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Monitoring chemically-induced myelin damages in the central nervous system via surface-recorded cerebellar auditory evoked potentials and radioimmunoassay of myelin basic protein in the cerebrospinal fluid

Liu, Xuguang; (1997) Monitoring chemically-induced myelin damages in the central nervous system via surface-recorded cerebellar auditory evoked potentials and radioimmunoassay of myelin basic protein in the cerebrospinal fluid. Doctoral thesis (Ph.D), UCL (University College London). Green open access

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Abstract

This study aimed to evaluate two novel in vivo approaches to quantifying chemically-induced myelin damage in rats which might be useful for clinical monitoring of demyelination in humans. These were surface recording of the cerebellar auditory evoked potential (AEP), and radioimmunoassay of myelin basic protein (MBP) in the cerebrospinal fluid (CSF). The cerebellar AEP was characterized using a range of experimental manipulations, repeated CSF sampling techniques developed, and a radioimmunoassay shown to be practicable for detection of MBP in rat CSF. Two toxic models were established: lysolecithin (LPC) induced focal demyelination and triethyltin (TET) induced myelin oedema. The cerebellar AEP was recorded chronically via pre-implanted skull electrodes, and MBP concentration in the CSF was assayed in both models over the period of intoxication. Lesions were also characterized morphologically. Destruction of myelin by LPC produced a significant but transient decrease in AEP amplitude and rapid appearance of MBP in the CSF peaking at 24 hours. Myelin disruption without demyelination by TET intoxication produced a significant decrease in AEP amplitude at 24 hours, significant delay in latency, prolongation in conduction time and increase in the temperature dependence of conduction velocity at 72 hours, but no MBP was detected in the CSF. The surface-recorded cerebellar AEP was an effective indicator for monitoring progression of dysfunction associated with both LPC and TET induced lesions, although interpretation is complicated by interference from non-cerebellar components of the response. MBP was a sensitive and selective indicator which further distinguished myelin destruction from reversible myelin disruption. Both methods could therefore usefully be extended to clinical applications.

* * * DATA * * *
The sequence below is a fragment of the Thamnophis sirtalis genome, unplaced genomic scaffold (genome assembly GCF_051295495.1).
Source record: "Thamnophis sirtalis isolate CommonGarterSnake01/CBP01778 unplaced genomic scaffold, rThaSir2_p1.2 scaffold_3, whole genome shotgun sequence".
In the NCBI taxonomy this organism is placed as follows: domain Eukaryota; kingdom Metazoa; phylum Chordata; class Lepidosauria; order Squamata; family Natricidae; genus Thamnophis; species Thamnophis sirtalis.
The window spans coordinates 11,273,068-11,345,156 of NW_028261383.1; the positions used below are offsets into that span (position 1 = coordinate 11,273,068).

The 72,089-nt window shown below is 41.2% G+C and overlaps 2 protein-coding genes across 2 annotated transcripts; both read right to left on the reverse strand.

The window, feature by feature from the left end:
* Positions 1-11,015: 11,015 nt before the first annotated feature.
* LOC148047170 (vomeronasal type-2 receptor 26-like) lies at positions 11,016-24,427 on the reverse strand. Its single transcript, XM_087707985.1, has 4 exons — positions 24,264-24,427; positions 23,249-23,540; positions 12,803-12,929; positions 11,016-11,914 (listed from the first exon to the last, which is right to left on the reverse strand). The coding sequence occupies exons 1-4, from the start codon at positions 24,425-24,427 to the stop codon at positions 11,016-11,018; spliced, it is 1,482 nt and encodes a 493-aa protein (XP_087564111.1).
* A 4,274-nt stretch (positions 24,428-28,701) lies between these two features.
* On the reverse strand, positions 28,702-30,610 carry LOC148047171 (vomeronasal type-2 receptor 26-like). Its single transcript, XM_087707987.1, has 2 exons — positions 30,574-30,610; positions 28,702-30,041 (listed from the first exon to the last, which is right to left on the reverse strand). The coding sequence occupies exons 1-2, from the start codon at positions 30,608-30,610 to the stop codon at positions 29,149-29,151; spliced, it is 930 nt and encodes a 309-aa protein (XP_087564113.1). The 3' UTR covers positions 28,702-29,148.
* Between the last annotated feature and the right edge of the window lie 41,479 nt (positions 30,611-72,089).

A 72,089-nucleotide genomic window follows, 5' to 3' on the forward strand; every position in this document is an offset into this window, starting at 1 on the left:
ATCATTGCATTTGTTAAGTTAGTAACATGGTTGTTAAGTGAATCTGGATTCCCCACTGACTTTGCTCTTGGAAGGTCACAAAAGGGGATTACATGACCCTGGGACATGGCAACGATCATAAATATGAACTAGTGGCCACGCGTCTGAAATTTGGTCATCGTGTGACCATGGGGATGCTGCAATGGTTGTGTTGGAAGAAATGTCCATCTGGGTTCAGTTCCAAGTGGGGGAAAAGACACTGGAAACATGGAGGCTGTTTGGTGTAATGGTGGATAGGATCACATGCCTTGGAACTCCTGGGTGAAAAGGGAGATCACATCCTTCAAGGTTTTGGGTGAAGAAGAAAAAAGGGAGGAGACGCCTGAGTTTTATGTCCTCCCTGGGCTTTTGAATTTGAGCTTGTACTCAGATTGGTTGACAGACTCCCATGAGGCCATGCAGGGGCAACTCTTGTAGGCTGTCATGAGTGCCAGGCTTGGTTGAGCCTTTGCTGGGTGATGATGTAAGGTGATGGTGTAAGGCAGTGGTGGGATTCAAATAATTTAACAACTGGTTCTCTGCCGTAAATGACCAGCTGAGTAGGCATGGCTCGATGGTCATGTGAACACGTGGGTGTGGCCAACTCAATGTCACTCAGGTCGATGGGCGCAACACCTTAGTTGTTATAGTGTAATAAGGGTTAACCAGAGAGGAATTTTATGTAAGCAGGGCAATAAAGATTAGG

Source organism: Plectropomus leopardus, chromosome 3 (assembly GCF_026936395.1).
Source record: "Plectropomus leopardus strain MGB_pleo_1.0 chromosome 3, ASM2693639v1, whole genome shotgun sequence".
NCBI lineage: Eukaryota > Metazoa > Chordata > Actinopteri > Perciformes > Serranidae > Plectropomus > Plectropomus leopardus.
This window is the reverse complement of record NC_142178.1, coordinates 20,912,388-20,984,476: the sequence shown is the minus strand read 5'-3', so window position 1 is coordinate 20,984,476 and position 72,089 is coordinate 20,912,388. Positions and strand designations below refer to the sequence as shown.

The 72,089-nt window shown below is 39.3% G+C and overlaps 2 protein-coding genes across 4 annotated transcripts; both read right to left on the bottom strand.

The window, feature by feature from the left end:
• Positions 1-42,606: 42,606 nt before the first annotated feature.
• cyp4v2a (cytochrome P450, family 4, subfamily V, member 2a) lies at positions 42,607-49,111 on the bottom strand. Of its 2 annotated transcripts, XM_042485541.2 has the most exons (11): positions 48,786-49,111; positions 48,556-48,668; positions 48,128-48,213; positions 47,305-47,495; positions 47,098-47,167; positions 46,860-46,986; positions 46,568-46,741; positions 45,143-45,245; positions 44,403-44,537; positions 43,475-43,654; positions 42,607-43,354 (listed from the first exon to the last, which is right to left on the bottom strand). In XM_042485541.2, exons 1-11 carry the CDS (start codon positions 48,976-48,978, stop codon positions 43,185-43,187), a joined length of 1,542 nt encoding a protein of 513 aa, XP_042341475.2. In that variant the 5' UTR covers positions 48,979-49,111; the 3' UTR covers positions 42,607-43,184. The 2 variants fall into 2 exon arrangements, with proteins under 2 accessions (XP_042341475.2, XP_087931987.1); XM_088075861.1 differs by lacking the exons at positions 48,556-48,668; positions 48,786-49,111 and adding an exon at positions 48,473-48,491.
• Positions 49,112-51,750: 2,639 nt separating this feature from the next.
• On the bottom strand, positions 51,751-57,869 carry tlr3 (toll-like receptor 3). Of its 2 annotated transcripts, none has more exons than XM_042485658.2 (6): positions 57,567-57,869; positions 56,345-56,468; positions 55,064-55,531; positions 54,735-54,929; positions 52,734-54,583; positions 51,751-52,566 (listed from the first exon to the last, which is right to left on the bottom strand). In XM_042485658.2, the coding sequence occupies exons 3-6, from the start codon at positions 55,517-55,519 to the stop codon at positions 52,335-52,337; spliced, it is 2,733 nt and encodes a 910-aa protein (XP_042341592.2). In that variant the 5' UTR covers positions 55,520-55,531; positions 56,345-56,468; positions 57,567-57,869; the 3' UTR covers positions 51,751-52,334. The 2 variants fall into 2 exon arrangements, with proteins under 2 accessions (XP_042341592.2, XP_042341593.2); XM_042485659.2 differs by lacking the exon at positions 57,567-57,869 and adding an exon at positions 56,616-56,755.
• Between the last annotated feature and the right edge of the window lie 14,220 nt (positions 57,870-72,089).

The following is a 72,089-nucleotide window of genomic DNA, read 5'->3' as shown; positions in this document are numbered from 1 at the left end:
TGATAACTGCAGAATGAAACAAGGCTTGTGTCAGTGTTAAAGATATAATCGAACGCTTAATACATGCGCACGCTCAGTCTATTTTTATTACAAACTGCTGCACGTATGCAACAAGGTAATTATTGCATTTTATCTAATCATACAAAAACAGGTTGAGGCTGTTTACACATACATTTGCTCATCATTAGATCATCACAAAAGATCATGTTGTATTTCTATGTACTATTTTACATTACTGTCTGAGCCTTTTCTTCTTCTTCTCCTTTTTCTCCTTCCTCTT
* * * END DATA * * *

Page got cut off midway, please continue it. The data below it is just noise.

Type: Thesis (Doctoral)
Qualification: Ph.D
Title: Monitoring chemically-induced myelin damages in the central nervous system via surface-recorded cerebellar auditory evoked potentials and radioimmunoassay of myelin basic protein in the cerebrospinal fluid
Open access status: An open access version is available from UCL Discovery
Language: English
Additional information: Thesis digitised by ProQuest.
Keywords: Biological sciences; Myelin
URI: https://discovery.ucl.ac.uk/id/eprint/10103677
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